Philippine Airlines all set to strengthen presence in Gulf

DUBAI — The Philippines’ flag carrier, Philippine Airlines (PAL), has an active plan to strengthen its presence in the Gulf region by expanding its code-share agreements with its Middle East carrier-partners, according to an an airline official.

By Criselda E. Diala

Published: Sat 7 Jul 2007, 8:55 AM

Last updated: Sun 5 Apr 2015, 3:01 AM

Speaking from the PAL Head Office in Manila, Jose E.L. Perez de Tagle, assistant vice-president government affairs of PAL, said that the airline management was “constantly reviewing viable market options” and will decide accordingly.

PAL, considered as Asia’s oldest existing airline, had to suspend its flights to major destinations in the Middle East as early as 1998 following a major economic slump resulting from the 1997 Asian financial crisis.

The airline entered into a full-scale 10-year rehabilitation plan in June 1999 and signed up a code-share agreement with Emirates Airline in September of the same year, paving the way for seat allocation on Emirates’ Dubai-Manila route.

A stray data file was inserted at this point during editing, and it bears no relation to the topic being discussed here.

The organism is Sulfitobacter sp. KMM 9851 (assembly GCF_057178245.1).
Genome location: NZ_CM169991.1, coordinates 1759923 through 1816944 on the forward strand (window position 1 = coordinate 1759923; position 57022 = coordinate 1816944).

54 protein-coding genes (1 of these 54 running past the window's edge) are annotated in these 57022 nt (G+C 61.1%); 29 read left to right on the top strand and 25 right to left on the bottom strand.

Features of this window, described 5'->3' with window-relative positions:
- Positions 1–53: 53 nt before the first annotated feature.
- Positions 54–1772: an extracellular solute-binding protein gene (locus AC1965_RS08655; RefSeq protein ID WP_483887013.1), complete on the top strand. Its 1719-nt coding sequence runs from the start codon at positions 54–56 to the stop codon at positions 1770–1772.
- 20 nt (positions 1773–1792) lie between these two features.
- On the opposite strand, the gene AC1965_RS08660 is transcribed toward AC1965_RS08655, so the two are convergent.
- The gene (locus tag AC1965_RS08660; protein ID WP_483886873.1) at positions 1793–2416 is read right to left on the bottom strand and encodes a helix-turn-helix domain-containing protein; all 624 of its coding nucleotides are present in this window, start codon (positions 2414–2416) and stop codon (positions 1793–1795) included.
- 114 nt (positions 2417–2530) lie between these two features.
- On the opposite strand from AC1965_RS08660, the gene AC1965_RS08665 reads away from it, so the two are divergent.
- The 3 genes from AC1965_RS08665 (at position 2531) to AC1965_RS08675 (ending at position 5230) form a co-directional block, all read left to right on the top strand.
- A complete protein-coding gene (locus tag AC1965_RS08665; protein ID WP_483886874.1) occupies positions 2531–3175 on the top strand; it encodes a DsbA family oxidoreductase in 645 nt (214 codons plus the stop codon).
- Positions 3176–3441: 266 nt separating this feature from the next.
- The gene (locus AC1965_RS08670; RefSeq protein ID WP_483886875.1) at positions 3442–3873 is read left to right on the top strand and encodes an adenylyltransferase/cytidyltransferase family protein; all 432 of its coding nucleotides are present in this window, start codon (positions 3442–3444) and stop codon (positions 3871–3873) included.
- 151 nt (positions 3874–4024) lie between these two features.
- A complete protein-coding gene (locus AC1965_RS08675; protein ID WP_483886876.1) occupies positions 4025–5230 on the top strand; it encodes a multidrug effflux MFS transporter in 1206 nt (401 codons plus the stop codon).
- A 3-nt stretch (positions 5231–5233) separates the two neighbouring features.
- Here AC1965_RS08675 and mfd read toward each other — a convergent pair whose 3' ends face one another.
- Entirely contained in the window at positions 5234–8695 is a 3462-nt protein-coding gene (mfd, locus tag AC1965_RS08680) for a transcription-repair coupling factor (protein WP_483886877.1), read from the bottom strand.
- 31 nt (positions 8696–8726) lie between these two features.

However, in March 2006, it altogether pulled the plug on its Middle East operations by suspending its flights to and from Riyadh, Saudi Arabia, where most of the more than 2 million overseas Filipino workers (OFWs) in the region are residing.

In an earlier Press statement, PAL cited the rising cost of aviation fuel prices and ‘gross overcapacity’ or an influx of carriers, mostly from the Middle East and Far East, offering flights to Southeast Asia at reduced air fares, as reasons for its Middle East operation pull-out.

De Tagle said PAL’s code-share agreement with Emirates had been successful and on-going for the past eight years. “The code-share agreement has always been flexible. Seat allocation may increase or decrease depending on market demand. But so far it has been doing well and we’re considering expanding the agreement,” he said.

On average, Emirates allot 25 seats per flight in all its 10-weekly flights to Manila for PAL, accounting a total of 250 seats in a week.

De Tagle, however, does not discount the possibility of PAL flying into the Middle East air space again in the very near future as its rehabilitation plan nears completion. “Although we’ve lost heavily in the past, we have managed to gain some grounds. We’ve ordered a new fleet of Airbus A320 aircraft for our regional and domestic flights and Boeing 777-300 ER planes our long-haul flights,” the PAL official explained.

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